I also try to note specifically areas which frost first, and take the longest for the frost to melt, and how that changes due to the season. Near the Winter Equinox, if we get freezing weather, the south end of the lower field won't melt at all. The field is surrounded by tall cedar and fir, so there is even a difference between how well the east side of the upper field melts compared to the west side. I think it's the fact that the east side gets the afternoon sun while the air temperature is already as warm as it's going to get.
One thing which has helped me a ton has been journaling my observations of the property through all four seasons.
There are people who will tell you that you don't have a surplus of slugs, but a deficit of ducks! I definitely find that both snakes and ducks are a huge help. Is there anyway you can add a snake habitat inside your mini greenhouses to keep the snakes active enough to work at this time of year? It's all a balance - if your local snakes would normally hibernate, disturbing that cycle may be bad. Hopefully you'll find some easy solutions. I have used the board system - slugs tend to hide under the board, making it easy for me to collect them. I didn't mind the time spent doing so, because the treat made my ducks so incredibly happy.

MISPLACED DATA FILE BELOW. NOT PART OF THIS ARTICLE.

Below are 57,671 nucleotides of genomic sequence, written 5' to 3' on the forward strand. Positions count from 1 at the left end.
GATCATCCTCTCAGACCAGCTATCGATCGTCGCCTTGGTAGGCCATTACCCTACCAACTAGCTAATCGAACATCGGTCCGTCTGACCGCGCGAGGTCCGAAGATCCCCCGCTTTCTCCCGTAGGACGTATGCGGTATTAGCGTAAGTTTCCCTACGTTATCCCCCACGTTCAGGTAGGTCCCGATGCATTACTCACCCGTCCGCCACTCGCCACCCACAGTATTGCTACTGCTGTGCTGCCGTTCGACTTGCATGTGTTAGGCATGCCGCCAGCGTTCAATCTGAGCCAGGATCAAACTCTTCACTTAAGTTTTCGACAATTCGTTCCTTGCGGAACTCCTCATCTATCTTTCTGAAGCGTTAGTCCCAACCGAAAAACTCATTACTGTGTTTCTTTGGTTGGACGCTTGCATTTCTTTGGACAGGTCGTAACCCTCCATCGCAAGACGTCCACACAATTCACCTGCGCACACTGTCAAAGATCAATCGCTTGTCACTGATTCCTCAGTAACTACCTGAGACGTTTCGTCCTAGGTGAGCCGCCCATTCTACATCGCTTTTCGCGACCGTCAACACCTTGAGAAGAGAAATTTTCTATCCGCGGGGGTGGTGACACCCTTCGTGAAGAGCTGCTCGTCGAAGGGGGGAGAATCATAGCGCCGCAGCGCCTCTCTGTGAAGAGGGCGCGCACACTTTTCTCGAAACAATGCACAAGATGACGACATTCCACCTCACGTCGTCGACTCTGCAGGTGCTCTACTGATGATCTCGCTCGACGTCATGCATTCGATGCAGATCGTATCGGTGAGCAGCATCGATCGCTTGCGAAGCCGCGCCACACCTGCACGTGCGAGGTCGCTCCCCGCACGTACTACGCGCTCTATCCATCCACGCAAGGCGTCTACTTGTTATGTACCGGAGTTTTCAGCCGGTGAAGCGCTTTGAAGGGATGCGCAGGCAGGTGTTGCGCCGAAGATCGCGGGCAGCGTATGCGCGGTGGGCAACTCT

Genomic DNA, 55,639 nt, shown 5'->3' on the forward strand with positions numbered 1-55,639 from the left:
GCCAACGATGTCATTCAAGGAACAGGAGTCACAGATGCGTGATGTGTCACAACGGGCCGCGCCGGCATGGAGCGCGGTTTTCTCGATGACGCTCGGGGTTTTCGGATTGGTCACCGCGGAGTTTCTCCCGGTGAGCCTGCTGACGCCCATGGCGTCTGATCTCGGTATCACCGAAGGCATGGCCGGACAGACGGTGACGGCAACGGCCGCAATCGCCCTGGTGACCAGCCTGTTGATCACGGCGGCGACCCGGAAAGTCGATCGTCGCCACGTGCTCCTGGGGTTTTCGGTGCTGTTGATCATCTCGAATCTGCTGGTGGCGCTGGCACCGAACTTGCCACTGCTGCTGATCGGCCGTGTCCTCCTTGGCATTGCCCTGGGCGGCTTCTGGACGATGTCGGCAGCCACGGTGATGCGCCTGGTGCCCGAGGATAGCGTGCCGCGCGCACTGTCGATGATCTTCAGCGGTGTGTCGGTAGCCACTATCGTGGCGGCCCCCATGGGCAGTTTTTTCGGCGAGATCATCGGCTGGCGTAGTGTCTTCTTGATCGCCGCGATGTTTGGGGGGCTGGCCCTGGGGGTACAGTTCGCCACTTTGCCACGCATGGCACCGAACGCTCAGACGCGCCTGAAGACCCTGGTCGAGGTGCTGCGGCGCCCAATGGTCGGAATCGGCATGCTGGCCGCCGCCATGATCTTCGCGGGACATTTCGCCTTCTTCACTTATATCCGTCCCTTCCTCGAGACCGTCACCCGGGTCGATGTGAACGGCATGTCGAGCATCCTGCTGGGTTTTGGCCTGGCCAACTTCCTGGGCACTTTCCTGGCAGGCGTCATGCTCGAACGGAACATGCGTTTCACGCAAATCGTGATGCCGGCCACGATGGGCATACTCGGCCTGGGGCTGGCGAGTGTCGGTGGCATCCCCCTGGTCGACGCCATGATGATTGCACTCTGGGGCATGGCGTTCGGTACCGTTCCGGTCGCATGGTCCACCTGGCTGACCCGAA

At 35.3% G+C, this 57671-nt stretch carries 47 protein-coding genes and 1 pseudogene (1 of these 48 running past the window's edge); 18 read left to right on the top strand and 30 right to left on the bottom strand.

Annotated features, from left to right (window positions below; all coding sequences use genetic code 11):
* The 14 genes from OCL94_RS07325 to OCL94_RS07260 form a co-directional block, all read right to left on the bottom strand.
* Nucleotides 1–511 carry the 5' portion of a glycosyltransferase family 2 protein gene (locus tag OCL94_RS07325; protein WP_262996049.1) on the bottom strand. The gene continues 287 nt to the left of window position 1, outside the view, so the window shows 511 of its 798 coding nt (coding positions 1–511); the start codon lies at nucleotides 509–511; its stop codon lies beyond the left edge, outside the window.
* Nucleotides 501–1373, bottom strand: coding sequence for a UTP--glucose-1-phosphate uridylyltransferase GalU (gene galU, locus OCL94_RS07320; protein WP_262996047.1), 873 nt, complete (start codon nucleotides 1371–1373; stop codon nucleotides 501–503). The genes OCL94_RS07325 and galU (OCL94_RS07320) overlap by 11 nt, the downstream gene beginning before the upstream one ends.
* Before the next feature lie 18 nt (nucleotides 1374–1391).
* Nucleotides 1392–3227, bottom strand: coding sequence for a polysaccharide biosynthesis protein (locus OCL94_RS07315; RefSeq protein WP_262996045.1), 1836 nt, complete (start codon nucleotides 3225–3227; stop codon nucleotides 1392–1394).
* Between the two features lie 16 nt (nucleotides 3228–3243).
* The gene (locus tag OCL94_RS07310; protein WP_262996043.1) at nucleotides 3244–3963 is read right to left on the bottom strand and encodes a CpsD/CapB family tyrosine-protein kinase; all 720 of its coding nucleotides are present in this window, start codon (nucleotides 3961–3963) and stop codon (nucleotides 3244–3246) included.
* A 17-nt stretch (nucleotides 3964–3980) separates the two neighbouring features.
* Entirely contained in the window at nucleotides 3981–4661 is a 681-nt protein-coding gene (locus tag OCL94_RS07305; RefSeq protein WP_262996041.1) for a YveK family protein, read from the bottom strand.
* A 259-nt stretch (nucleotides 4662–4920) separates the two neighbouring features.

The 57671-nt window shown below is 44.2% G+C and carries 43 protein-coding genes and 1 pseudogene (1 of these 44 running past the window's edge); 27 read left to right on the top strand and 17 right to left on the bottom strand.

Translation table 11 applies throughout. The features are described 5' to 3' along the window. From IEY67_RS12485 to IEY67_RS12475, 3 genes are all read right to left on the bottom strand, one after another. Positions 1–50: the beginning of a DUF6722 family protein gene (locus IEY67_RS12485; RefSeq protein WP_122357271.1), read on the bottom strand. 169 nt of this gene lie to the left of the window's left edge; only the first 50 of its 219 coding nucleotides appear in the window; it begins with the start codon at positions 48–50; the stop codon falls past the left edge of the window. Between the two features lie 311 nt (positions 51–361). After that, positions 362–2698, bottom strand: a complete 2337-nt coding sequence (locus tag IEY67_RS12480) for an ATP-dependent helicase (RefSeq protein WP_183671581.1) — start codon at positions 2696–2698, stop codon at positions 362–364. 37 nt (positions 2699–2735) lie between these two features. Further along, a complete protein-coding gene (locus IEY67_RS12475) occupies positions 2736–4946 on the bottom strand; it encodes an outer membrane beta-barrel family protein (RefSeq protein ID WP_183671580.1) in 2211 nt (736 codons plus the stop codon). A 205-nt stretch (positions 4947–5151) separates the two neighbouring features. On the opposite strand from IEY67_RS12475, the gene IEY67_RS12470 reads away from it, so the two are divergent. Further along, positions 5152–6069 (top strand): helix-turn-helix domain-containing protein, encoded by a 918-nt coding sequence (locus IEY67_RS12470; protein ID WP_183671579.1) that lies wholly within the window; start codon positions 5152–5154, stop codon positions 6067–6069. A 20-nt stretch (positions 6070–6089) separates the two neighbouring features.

Hamilton Betchman wrote:Well, I found out that I am currently teetering on the edge of a major slug problem. These mini greenhouses allowed the slugs to feed without letting the birds, snakes, etc. eat them. They got hit pretty hard in just a few hours. Anyways, I have removed all my anti bird devices from around my berries. They are earning their keep!